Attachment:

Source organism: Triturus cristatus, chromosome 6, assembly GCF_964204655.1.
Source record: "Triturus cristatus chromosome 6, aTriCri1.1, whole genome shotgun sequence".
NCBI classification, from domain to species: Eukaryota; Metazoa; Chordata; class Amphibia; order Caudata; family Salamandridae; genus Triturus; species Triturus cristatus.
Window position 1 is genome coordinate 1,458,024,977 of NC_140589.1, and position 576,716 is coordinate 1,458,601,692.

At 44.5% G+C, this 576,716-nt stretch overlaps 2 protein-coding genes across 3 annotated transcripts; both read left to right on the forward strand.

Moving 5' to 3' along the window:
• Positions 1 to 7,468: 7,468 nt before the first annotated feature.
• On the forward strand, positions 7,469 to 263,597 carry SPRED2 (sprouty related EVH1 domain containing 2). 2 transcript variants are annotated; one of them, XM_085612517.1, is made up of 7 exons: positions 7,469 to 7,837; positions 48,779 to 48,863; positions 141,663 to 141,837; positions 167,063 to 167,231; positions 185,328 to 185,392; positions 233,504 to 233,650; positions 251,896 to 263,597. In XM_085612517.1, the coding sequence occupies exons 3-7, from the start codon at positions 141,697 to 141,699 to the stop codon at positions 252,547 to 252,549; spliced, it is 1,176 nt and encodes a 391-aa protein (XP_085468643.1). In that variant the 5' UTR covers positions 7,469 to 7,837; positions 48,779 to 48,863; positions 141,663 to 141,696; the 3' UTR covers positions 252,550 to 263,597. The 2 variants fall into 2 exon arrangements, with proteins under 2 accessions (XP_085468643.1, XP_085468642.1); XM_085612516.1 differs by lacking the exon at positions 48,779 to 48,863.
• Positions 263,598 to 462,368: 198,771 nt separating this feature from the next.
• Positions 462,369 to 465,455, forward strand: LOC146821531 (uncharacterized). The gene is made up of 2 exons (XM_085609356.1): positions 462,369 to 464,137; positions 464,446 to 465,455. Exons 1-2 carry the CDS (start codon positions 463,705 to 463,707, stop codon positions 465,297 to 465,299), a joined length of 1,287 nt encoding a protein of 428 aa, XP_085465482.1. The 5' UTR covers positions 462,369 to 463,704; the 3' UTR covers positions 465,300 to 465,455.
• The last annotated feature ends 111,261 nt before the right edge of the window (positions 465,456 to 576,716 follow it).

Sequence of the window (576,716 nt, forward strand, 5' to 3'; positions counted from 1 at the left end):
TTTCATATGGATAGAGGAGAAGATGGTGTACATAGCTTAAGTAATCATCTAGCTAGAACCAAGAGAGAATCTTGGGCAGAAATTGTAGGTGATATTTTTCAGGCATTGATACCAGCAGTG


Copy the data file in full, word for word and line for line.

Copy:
Source organism: Triturus cristatus, chromosome 6, assembly GCF_964204655.1.
Source record: "Triturus cristatus chromosome 6, aTriCri1.1, whole genome shotgun sequence".
NCBI classification, from domain to species: Eukaryota; Metazoa; Chordata; class Amphibia; order Caudata; family Salamandridae; genus Triturus; species Triturus cristatus.
Window position 1 is genome coordinate 1,458,024,977 of NC_140589.1, and position 576,716 is coordinate 1,458,601,692.

At 44.5% G+C, this 576,716-nt stretch overlaps 2 protein-coding genes across 3 annotated transcripts; both read left to right on the forward strand.

Moving 5' to 3' along the window:
• Positions 1 to 7,468: 7,468 nt before the first annotated feature.
• On the forward strand, positions 7,469 to 263,597 carry SPRED2 (sprouty related EVH1 domain containing 2). 2 transcript variants are annotated; one of them, XM_085612517.1, is made up of 7 exons: positions 7,469 to 7,837; positions 48,779 to 48,863; positions 141,663 to 141,837; positions 167,063 to 167,231; positions 185,328 to 185,392; positions 233,504 to 233,650; positions 251,896 to 263,597. In XM_085612517.1, the coding sequence occupies exons 3-7, from the start codon at positions 141,697 to 141,699 to the stop codon at positions 252,547 to 252,549; spliced, it is 1,176 nt and encodes a 391-aa protein (XP_085468643.1). In that variant the 5' UTR covers positions 7,469 to 7,837; positions 48,779 to 48,863; positions 141,663 to 141,696; the 3' UTR covers positions 252,550 to 263,597. The 2 variants fall into 2 exon arrangements, with proteins under 2 accessions (XP_085468643.1, XP_085468642.1); XM_085612516.1 differs by lacking the exon at positions 48,779 to 48,863.
• Positions 263,598 to 462,368: 198,771 nt separating this feature from the next.
• Positions 462,369 to 465,455, forward strand: LOC146821531 (uncharacterized). The gene is made up of 2 exons (XM_085609356.1): positions 462,369 to 464,137; positions 464,446 to 465,455. Exons 1-2 carry the CDS (start codon positions 463,705 to 463,707, stop codon positions 465,297 to 465,299), a joined length of 1,287 nt encoding a protein of 428 aa, XP_085465482.1. The 5' UTR covers positions 462,369 to 463,704; the 3' UTR covers positions 465,300 to 465,455.
• The last annotated feature ends 111,261 nt before the right edge of the window (positions 465,456 to 576,716 follow it).

Sequence of the window (576,716 nt, forward strand, 5' to 3'; positions counted from 1 at the left end):
TTTCATATGGATAGAGGAGAAGATGGTGTACATAGCTTAAGTAATCATCTAGCTAGAACCAAGAGAGAATCTTGGGCAGAAATTGTAGGTGATATTTTTCAGGCATTGATACCAGCAGTG